Notes from a fascinating world.
The world is like a bazaar, full of interesting odds and ends, and I've been exiled into it. This is my all-over-the-map (literally and metaphorically) attempt at capturing some of the world's many wonders.
Now Trump has proclaimed America’s institutional press “enemy of the American people,” using that Bolshevik term that Lenin had used. He ought to say it in Russian, vrag naroda, so that his boss Vladimir can hear him clearly.
But freedom of the press is as American as apple pie. It predates even the founding of the Republic. Indeed, Mar-a-Lago’s war on the media reminds me of the first major test case of press freedom in the Thirteen Colonies, that of John Peter Zenger.
Like Donald’s grandfather Friedrich, Zenger was born in Germany and immigrated to the United States at a young age. Friedrich was 16; John Peter was 13 in 1710 when his family arrived in New York. The government of the colony of New York, in a time more welcoming to immigrants, arranged apprenticeships for all the immigrant children. So it was that teenaged Zenger found himself apprenticed to William Bradford, the first of New York’s printers. Eventually Zenger followed Bradford’s footsteps and became a printer in his own right.
In 1732, King George II appointed a new governor for New York and New Jersey. The appointee, an Anglo-Irish nobleman named William Cosby, had gambled his way through Italy as a young man before becoming an officer in the British army in Spain and in Ireland. In 1718, as a colonel, Cosby was assigned to Minorca, Spain, and acted as its governor.
But Cosby’s career prior to the American colonies was marred by a petty and insatiable appetite for money. In this he was not unlike the supposed billionaire and current claimant to the White House, the stiffer of contractors, the man who lines his own pockets by charging the Secret Service for renting rooms in his own building. Cosby’s undistinguished tenure in Minorca was mostly notable for his attempt to illegally seize a Portuguese ship and appropriate its cargo for himself.
The thirst for wealth would not diminish when Cosby arrived in New York. Indeed, he had taken the post in expectation of improving his family’s financial circumstances. Upon arrival, he immediately went about trying to get as much money for himself as possible. Cosby went so far as to sue the acting governor, who had discharged the duties of his office before he could arrive from Britain, over the issue of his salary.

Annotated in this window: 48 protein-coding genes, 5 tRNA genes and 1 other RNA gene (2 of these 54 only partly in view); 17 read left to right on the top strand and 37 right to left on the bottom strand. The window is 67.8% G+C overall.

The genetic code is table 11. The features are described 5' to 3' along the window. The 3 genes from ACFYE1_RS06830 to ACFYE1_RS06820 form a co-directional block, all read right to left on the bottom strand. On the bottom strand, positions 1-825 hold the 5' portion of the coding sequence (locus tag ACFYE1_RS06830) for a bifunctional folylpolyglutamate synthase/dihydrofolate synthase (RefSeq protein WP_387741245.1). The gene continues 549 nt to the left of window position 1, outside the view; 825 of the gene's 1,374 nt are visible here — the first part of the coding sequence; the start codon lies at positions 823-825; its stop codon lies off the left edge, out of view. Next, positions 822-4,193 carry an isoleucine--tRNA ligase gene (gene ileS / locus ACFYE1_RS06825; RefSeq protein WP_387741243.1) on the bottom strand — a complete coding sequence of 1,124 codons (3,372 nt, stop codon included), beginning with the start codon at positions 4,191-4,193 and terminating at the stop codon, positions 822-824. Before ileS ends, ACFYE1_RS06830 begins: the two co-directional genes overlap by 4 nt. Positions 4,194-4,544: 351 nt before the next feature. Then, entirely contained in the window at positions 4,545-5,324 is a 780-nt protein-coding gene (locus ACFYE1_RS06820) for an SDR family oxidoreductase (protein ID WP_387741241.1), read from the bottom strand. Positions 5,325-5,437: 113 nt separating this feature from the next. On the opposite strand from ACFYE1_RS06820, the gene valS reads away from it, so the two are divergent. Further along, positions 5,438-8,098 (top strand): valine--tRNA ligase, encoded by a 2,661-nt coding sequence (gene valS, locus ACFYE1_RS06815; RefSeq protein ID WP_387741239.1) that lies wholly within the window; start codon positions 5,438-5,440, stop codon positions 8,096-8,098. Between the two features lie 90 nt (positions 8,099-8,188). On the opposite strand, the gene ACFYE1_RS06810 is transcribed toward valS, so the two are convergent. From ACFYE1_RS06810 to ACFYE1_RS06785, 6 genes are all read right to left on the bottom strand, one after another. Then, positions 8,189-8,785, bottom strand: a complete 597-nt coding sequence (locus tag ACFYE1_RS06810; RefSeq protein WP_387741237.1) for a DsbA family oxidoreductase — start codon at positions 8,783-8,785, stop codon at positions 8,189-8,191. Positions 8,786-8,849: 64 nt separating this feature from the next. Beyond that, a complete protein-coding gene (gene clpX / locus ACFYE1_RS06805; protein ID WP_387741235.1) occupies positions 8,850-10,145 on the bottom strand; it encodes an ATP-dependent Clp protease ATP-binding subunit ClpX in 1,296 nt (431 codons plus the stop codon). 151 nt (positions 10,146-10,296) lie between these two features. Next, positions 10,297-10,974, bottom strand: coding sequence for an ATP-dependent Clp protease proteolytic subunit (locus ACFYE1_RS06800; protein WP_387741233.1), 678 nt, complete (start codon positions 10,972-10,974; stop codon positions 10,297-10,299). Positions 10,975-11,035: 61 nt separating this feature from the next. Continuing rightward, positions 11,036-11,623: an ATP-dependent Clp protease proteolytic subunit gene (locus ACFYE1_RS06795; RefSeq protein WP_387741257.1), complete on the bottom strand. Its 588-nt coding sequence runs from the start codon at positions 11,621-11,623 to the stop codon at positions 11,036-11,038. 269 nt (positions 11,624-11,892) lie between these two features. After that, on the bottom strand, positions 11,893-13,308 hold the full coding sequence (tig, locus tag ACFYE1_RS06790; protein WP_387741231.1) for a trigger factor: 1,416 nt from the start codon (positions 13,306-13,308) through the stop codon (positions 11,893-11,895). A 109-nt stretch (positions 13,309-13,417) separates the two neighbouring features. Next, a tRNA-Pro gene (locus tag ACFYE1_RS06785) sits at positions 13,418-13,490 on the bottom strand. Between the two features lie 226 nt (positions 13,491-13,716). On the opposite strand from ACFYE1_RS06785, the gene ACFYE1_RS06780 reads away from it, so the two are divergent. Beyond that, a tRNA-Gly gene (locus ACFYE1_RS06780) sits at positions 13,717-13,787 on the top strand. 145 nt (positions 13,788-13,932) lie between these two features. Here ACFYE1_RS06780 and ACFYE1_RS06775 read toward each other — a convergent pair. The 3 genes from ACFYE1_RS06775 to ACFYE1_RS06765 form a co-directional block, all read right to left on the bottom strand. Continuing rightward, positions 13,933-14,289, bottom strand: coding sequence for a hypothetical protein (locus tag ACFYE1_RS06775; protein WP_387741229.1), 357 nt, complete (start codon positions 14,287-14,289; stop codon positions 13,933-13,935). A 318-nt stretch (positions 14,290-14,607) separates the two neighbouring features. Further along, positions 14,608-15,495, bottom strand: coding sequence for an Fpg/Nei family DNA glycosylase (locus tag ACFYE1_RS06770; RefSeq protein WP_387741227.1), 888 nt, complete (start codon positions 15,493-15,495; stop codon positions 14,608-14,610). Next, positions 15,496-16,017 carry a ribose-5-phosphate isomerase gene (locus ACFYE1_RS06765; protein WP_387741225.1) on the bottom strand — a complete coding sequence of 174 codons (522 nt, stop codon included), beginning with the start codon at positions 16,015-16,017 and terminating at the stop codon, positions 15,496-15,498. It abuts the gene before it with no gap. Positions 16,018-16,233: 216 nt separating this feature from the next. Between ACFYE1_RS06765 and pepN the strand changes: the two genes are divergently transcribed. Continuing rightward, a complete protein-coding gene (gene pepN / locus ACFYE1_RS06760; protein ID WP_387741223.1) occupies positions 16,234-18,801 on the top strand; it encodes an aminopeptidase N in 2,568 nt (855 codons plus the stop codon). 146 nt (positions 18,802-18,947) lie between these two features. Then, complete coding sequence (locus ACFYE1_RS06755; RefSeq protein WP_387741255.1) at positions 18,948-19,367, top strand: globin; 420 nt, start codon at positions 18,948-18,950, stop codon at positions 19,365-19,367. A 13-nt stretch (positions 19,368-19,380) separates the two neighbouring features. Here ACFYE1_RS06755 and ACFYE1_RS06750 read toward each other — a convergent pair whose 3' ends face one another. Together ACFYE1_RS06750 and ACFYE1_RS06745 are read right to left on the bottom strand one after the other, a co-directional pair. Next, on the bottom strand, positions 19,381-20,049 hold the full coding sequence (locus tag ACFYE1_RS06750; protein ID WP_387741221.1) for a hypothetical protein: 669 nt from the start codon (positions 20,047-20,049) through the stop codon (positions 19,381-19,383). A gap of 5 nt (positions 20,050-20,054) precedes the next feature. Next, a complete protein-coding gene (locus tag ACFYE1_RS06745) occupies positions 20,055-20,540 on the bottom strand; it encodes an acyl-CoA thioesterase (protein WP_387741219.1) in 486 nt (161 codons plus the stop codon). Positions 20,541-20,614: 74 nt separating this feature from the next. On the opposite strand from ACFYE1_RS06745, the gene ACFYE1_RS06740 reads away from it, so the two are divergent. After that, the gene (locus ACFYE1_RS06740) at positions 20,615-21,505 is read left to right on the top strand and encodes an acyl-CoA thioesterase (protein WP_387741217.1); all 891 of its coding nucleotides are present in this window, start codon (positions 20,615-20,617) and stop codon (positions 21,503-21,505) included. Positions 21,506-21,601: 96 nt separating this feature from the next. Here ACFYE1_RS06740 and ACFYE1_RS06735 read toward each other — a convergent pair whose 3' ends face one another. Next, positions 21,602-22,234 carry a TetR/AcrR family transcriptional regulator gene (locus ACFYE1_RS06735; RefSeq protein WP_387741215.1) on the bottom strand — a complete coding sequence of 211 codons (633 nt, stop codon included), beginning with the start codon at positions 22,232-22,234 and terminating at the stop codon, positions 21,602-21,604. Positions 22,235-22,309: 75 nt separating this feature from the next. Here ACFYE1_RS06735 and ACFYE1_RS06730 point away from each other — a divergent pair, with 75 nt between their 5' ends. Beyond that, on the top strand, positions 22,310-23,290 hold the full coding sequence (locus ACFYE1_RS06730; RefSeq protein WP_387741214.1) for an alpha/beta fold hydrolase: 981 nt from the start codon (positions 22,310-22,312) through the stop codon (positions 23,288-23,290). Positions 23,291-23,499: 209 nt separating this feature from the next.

The following year, Zenger began printing The New York Weekly Journal, a paper highly critical of Cosby’s money-grubbing. So Cosby sued him for libel, landing him in jail for eight months before the case went to trial. This even though Zenger didn’t write or edit articles in the paper, but merely brought it to press. Ironically, his defense lawyers, who as lawyers were after all more literate men than the former apprentice, had much more to do with the content of the paper than Zenger ever did.
These same lawyers successfully argued for the principle that nowadays every student of U.S. law learns in law school, that truth is an absolute defense against a charge of libel or defamation. If Cosby really tried to line his own pockets, then saying that he did could not be illegal. If Trump really colluded with Russian intelligence, then saying so must be permitted.
The principle did not hold for the remainder of the colonial era. But the Zenger case became a belated rallying cry during the Revolutionary War, after which American states reestablished the doctrine that truth was an absolute defense for the institutional press, or really anyone, against charges by men like Cosby and Trump who simply didn’t like unflattering truth being told and would invoke the authority of the government to stop it.
Writer, traveler, lawyer, dilettante. Failed student of physics. Not altogether distinguished graduate of two Ivy League institutions. Immigrant twice over. "The grand tour is just the inspired man's way of getting home."